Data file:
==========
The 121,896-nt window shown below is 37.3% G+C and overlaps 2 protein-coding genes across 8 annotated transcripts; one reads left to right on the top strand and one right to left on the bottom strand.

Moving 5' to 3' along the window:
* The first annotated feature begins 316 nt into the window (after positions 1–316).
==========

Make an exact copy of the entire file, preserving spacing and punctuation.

The 121,896-nt window shown below is 37.3% G+C and overlaps 2 protein-coding genes across 8 annotated transcripts; one reads left to right on the top strand and one right to left on the bottom strand.

Moving 5' to 3' along the window:
* The first annotated feature begins 316 nt into the window (after positions 1–316).